The 2021 Oscars are going to be easier than ever to prepare for, thanks to the industry's unfortunate situation. The last twelve months have been anything but normal in the film industry, and that’s been reflected in the Oscars 2021 nominations which were finally announced this week.
Typically at this point in the year, we’d be well beyond discussing the nominees. In fact, in a normal year, the big night would be behind us already and the winners would be clearing a space on their mantelpieces for their shiny new trophy.
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However, this hasn't been a normal year. The Academy decided last summer to delay the glitzy ceremony until April in the hopes that things would be a little brighter by the Spring.
Unfortunately there is no chance that by the time April 26 rolls around the Oscars will be able to go ahead in its typical format. A crowded red carpet and an overpacked theatre auditorium still feel like relics of a past era at this point. But there are reasons to be cheerful.
Despite the hiccups along the way, and the likely hitches still to come on the night, in some ways the 93rd Oscars are actually shaping up to be among the best in recent memory.
Streaming over the big screen
Oscar movies have always had an access problem. It’s especially bad over here in the UK where I typically spend the runup to the event watching the top nominees through low-quality screeners on dubious websites.
But even if you live stateside you may well have previously found yourself unable to actually watch some of the most nominated films unless you live in key markets like LA or New York where limited release films typically premiere.
The story has been different this year. Due to theatres across the globe closing their doors and darkening their projector bulbs, online streaming has been called upon to pick up the slack.
There has never been an Oscar field as easy to consume as this one. If you don’t believe me, we’ve rounded up how to watch the Oscar nominees, and of the eight Best Picture nominees there is only one (Judas and the Black Messiah) that isn’t available on a streaming platform or VOD. And that movie was on HBO Max for a limited time, too.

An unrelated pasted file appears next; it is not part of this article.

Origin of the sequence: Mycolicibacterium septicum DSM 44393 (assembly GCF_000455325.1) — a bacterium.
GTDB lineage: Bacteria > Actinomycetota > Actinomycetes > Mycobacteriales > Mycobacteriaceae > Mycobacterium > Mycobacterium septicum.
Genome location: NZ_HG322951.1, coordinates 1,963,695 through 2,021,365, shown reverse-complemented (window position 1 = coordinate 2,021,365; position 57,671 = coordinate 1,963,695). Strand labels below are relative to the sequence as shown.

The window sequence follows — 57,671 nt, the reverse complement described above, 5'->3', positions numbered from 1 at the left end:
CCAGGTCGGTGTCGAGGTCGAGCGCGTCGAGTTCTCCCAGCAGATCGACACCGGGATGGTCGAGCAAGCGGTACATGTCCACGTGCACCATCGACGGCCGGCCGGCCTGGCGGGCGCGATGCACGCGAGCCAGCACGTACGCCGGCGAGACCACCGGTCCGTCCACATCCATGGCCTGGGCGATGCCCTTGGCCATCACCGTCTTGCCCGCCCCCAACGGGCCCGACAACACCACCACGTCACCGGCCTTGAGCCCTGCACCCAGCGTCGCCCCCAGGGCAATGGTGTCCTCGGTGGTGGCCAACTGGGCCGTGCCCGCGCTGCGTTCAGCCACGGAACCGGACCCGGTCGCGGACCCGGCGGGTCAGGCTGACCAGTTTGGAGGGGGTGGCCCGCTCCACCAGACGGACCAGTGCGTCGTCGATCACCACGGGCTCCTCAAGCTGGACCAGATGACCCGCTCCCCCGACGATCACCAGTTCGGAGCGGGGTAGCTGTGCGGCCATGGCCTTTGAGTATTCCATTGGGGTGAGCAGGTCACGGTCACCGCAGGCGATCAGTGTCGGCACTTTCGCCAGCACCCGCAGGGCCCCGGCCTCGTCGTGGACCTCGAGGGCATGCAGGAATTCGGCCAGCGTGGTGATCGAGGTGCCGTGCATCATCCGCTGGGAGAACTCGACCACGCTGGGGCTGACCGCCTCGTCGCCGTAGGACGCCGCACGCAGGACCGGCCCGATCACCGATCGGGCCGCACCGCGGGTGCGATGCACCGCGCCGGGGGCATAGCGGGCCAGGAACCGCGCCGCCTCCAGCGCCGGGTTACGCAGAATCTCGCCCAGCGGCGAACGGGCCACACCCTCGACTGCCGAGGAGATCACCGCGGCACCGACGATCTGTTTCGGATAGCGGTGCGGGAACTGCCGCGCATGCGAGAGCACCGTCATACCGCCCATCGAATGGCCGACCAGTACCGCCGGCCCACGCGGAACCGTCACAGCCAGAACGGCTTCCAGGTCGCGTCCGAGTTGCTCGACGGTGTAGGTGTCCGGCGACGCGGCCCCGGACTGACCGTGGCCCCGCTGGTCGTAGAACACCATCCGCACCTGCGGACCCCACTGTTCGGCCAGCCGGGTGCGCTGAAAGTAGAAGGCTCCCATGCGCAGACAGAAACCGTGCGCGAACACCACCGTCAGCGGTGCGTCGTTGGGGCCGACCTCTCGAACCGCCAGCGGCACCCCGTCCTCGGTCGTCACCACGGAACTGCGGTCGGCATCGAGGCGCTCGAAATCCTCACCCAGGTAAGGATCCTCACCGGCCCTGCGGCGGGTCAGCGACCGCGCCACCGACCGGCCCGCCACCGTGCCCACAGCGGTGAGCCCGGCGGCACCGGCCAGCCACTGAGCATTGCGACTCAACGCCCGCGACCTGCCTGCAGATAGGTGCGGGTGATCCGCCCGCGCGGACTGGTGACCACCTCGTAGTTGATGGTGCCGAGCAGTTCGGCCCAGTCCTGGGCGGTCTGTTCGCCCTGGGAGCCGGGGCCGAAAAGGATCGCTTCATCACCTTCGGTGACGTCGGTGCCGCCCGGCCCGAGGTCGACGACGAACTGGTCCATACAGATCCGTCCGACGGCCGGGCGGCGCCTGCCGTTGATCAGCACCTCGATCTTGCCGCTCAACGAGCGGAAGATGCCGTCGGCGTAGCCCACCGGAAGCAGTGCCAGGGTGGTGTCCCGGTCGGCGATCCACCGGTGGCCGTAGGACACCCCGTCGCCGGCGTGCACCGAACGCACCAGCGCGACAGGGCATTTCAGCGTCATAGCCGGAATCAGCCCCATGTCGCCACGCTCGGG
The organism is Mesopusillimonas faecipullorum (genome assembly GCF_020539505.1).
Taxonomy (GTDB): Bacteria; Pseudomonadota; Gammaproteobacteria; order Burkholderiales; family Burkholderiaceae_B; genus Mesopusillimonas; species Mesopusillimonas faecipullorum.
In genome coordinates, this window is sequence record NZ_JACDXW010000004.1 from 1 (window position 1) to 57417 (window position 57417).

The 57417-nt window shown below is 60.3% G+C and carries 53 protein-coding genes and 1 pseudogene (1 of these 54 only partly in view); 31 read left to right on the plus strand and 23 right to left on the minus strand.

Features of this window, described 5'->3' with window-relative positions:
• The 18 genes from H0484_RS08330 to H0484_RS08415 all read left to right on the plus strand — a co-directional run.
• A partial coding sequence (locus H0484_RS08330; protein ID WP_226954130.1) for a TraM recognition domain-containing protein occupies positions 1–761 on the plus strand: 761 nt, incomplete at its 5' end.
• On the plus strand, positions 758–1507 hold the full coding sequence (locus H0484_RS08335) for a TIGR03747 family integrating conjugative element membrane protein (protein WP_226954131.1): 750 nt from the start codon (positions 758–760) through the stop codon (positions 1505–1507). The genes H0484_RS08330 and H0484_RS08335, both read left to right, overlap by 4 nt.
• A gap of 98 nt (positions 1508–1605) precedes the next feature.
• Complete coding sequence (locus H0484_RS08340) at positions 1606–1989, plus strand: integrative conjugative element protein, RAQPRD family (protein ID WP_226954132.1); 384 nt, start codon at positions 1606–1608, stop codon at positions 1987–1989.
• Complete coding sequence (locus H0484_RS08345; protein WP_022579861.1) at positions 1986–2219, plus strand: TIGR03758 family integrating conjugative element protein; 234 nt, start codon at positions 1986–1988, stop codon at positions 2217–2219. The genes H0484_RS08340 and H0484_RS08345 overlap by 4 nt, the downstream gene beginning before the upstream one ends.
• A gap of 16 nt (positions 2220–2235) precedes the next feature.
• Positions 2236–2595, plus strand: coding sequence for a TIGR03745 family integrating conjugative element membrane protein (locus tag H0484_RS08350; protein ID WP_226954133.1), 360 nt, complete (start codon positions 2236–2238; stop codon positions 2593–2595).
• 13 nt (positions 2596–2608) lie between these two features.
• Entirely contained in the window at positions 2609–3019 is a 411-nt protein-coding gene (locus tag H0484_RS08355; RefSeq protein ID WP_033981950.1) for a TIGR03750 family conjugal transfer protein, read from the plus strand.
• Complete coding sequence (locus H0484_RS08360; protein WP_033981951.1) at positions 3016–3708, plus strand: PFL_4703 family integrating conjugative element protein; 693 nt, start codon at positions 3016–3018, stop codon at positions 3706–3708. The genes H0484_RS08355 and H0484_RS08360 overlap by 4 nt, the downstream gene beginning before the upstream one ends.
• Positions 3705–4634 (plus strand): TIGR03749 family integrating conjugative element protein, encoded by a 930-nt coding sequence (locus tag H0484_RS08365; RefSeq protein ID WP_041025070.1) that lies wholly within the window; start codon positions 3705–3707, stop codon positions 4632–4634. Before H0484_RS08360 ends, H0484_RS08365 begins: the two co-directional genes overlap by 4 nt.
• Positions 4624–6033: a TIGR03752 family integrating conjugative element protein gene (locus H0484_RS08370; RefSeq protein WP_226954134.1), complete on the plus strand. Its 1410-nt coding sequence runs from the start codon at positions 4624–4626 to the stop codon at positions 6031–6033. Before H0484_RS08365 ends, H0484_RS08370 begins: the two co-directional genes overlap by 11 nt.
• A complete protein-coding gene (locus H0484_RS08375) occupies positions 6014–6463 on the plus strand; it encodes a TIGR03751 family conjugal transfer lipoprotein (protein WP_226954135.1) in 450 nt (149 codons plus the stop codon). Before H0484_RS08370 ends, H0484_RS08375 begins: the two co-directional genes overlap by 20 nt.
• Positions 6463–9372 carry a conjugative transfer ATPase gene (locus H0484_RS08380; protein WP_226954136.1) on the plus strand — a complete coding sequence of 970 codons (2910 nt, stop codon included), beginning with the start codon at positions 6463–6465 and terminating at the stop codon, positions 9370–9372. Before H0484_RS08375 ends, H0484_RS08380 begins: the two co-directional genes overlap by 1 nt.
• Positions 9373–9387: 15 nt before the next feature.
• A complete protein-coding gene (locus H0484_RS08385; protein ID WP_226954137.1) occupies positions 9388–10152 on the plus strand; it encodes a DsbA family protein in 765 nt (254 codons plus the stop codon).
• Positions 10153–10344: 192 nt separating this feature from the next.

Rather than having to drive hours out of your way to find the one arthouse cinema in your state that is showing all the Oscar fare, you can devour the entire slate of nominees from the comfort of your own home.
Although in the UK, things are still being made pretty difficult by the fact that heavily nominated films such as Nomadland don’t land on streaming platforms until after the ceremony.
The benefits of being virtual
The pomp and frills of the Oscar ceremony will be missing this year, it’s almost certain that annual staples like the red carpet will be axed in favor of a social distanced event.
This doesn’t mean the Academy can’t still put on a show though. The Grammys earlier this month proved that an awards show can operate within the required safety requirement while still being an enjoyable spectacle.
An Academy spokesperson confirmed that “the ceremony will broadcast live from multiple locations, including the landmark Dolby Theatre.” So at least we know already that it won’t be conducted solely through awkward zoom calls. The Golden Globes were a similar multi-location affair.
Let’s be real though, for as much as we film fans love the Oscars, the multi-hour telecast can be a bit dry at times with long-winded acceptance speeches over running to the point of tedium.
This new format could potent spice things up a bit and force the showrunners to get a bit creative about how they keep the audience engaged throughout. Plus the Grammys already showed that live performances are possible even in a pandemic world, so we hopefully won’t lose the highlight of each nominee for Best Original Song being performed live.
There’s no doubt that the Oscars will be different this year, but that doesn’t necessarily mean they will be bad. In fact, the prestigious awards show has been suffering from declining ratings for years now, this forced shakeup of the format might be exactly the reboot required to rehook viewers.